Wild Moccasin Dancers, seen here at the 2019 Fusion Festival, will perform during Surrey’s virtual National Indigenous Peoples Day celebration on Monday, June 21. (File photo: Lauren Collins)

Surrey’s National Indigenous Peoples Day celebration goes virtual Monday, June 21

Art, music and storytelling showcased in broadcast

  • Jun. 18, 2021 12:00 a.m.

Surrey’s National Indigenous Peoples Day virtual celebration is planned Monday, June 21, with a kids show at 10:50 a.m. and regular programming at 6 p.m., in a Fraser Region Aboriginal Friendship Centre Association-hosted broadcast on facebook.com/FRAFCA and YouTube.

The event will feature culture sharing, teaching and practice of First Nations, Métis, and Inuit families of Canada, through art, music and storytelling.

Performers this year include The Wild Moccasin Dancers (Shyama-Priya and David Whitebean), Stars of the North Drum Group (LaDonna Wiks-Joseph name by Wata), XiQuelem (Eugene Harry), Brown Bear Woman (Candace Hill Trevena), JB the First Lady (Nuxalk and Onondaga Nation), and Madelaine McCallum (Sukaskieskwew).

Typically held at Holland Park, the celebration has moved online this year due to the pandemic.

More details are posted to surrey.ca/NIPD.

Surrey is situated on the traditional, ancestral, and unceded territories of the Coast Salish Peoples, including the Semiahma (Semiahmoo), q̓ʷɑ:n̓ƛ̓ən̓ (Kwantlen), and q̓ic̓əy̓ (Katzie) land-based First Nations.

“For me,” stated Harley Chappell, Semiahmoo First Nation elected chief, “the National Indigenous Peoples Day Celebration and Wellness Event is a great opportunity to showcase and celebrate the diverse Indigenous cultures of these lands, as well as all others who have made this beautiful part of British Columbia their home.”

• RELATED STORY: Candlelight vigil in Surrey honours 215 Indigenous children.

National Indigenous Peoples Day is a time “for all Canadians to come together to reflect and learn the rich heritage and culture of Indigenous People,” stated Mayor Doug McCallum.

“With the discovery of the mass burial site at the former Kamloops Residential School, it is also a somber event. It’s essential to learn and acknowledge this dark chapter of Canada’s history if we are to achieve Reconciliation. I urge everyone to take the time to mark this day by finding out more about the history, contributions and stories of the proud Indigenous People of Canada.”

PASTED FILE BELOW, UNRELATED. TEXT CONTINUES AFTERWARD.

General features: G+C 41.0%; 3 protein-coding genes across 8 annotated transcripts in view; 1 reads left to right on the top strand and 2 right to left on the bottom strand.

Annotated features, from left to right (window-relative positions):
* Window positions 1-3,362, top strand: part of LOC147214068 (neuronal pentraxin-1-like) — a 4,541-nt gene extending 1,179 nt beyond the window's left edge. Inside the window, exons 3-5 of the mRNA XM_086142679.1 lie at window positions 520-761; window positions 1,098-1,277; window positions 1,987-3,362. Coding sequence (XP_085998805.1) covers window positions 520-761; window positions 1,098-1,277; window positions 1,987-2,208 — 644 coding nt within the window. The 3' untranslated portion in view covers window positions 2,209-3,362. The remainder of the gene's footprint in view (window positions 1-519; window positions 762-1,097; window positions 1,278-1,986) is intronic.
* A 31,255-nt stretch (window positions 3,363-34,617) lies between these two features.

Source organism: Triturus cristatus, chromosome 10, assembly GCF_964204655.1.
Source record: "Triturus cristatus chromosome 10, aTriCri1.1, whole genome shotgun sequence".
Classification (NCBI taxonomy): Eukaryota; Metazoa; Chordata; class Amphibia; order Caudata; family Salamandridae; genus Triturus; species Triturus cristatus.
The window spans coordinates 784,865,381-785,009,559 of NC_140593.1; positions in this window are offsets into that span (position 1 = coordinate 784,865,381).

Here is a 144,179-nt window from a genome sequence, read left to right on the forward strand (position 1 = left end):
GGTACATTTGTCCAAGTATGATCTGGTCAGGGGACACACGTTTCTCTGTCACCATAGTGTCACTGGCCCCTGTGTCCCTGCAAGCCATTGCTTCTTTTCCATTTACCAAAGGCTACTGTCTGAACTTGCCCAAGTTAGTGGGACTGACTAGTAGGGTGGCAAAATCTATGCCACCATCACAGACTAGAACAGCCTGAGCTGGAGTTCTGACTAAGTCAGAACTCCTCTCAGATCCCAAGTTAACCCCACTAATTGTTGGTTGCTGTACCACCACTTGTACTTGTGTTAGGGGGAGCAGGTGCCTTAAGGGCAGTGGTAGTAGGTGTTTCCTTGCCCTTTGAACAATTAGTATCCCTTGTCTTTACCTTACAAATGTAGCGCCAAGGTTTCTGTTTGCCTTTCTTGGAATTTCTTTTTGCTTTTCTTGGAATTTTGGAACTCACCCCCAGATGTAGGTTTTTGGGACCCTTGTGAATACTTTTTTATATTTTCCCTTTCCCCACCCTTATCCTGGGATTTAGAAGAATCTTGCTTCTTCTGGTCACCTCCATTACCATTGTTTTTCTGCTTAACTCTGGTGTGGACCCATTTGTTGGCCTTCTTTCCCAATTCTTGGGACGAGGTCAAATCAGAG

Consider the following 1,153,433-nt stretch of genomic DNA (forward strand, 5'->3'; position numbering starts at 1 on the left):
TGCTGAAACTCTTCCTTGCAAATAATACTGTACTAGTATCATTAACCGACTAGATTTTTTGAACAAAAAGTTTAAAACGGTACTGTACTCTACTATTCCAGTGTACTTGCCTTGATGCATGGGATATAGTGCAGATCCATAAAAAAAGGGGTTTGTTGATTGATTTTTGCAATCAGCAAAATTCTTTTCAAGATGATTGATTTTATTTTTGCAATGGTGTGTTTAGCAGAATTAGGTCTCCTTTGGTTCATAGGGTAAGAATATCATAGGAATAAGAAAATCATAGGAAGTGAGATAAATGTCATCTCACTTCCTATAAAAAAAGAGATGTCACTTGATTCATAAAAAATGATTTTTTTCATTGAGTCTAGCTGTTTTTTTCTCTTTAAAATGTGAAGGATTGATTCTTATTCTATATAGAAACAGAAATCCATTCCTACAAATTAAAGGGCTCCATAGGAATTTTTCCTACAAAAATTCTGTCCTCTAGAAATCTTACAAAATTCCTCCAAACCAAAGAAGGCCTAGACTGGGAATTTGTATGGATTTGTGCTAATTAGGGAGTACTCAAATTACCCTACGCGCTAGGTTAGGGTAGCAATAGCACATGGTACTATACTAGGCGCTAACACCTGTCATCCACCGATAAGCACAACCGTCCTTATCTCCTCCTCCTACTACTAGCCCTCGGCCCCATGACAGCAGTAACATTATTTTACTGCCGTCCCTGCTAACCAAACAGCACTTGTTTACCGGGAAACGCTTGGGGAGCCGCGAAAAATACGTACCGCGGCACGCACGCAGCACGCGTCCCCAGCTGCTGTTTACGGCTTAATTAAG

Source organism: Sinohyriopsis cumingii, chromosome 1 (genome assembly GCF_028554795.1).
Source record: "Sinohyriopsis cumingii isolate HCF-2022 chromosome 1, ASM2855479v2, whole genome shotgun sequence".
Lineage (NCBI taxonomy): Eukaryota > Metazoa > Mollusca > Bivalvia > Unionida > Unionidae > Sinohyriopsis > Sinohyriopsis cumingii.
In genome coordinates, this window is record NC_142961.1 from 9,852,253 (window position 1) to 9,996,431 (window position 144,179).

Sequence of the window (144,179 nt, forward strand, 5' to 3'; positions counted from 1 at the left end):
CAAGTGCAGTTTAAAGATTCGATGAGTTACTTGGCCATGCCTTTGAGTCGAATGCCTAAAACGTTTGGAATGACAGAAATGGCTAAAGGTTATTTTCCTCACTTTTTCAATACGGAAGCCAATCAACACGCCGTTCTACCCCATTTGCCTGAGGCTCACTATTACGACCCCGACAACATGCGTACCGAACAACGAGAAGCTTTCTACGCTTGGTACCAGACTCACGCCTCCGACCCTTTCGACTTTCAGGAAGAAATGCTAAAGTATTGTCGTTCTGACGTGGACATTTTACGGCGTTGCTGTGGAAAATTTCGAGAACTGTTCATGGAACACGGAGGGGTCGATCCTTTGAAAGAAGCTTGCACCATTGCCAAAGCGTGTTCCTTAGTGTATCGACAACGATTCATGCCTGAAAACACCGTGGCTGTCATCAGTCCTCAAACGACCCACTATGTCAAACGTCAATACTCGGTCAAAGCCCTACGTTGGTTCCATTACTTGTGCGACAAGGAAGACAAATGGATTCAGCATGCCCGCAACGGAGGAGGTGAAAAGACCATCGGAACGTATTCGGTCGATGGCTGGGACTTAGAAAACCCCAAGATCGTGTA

At SFU Surrey, campus staff and faculty are bringing new small toys or shoes to place on one of 215 empty chairs set up in the campus mezzanine, at 13450 102nd Ave. The toys and shoes will be collected and donated to a local organization that supports Indigenous youth and children.

On June 21, the campus will host a drumming ceremony at 11 a.m., led by Ron Johnston, director of SFU’s Office for Aboriginal Peoples (OAP), and Gary George, the OAP’s officer for community relations, and featuring Kwantlen First Nation drummers Kevin Kelly and Michael Kelly-Gabriel. The ceremony will be livestreamed on sfu.ca.

• RELATED STORY: New ‘Surrey First Peoples Guide for Newcomers’ seeks to ‘uplift and amplify’ voices

Meantime, a new Surrey First Peoples Guide for Newcomers has been created in response to a call for accurate resources on First Peoples in Canada from an Indigenous perspective.

The 32-page guide was launched Tuesday (June 15) in a Zoom conference hosted by Surrey Local Immigration Partnership (Surrey LIP), the project lead.

“This resource provides information on the traditional protocols, histories, and current realities of Indigenous, Metis, and Inuit people in Canada, and addresses common misconceptions about the First People of this land,” says a news release posted to Surrey LIP’s website.

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